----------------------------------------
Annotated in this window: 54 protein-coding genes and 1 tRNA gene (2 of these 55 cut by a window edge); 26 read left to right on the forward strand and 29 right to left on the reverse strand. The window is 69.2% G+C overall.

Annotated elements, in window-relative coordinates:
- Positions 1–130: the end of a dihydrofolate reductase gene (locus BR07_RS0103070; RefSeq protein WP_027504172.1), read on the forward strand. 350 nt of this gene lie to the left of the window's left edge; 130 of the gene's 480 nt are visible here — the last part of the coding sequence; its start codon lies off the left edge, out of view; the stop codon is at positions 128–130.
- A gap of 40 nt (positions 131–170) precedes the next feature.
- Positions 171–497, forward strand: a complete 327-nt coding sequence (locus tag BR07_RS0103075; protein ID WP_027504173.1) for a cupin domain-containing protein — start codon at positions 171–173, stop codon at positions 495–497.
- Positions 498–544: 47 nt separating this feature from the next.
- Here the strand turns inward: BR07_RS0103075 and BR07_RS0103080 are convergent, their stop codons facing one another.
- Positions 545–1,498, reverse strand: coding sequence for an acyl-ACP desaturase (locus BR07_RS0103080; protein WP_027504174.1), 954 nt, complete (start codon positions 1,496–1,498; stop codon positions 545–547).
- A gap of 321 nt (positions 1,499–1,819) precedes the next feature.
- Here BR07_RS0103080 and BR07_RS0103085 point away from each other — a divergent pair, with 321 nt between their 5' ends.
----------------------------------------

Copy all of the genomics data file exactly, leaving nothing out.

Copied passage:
Annotated in this window: 54 protein-coding genes and 1 tRNA gene (2 of these 55 cut by a window edge); 26 read left to right on the forward strand and 29 right to left on the reverse strand. The window is 69.2% G+C overall.

Annotated elements, in window-relative coordinates:
- Positions 1–130: the end of a dihydrofolate reductase gene (locus BR07_RS0103070; RefSeq protein WP_027504172.1), read on the forward strand. 350 nt of this gene lie to the left of the window's left edge; 130 of the gene's 480 nt are visible here — the last part of the coding sequence; its start codon lies off the left edge, out of view; the stop codon is at positions 128–130.
- A gap of 40 nt (positions 131–170) precedes the next feature.
- Positions 171–497, forward strand: a complete 327-nt coding sequence (locus tag BR07_RS0103075; protein ID WP_027504173.1) for a cupin domain-containing protein — start codon at positions 171–173, stop codon at positions 495–497.
- Positions 498–544: 47 nt separating this feature from the next.
- Here the strand turns inward: BR07_RS0103075 and BR07_RS0103080 are convergent, their stop codons facing one another.
- Positions 545–1,498, reverse strand: coding sequence for an acyl-ACP desaturase (locus BR07_RS0103080; protein WP_027504174.1), 954 nt, complete (start codon positions 1,496–1,498; stop codon positions 545–547).
- A gap of 321 nt (positions 1,499–1,819) precedes the next feature.
- Here BR07_RS0103080 and BR07_RS0103085 point away from each other — a divergent pair, with 321 nt between their 5' ends.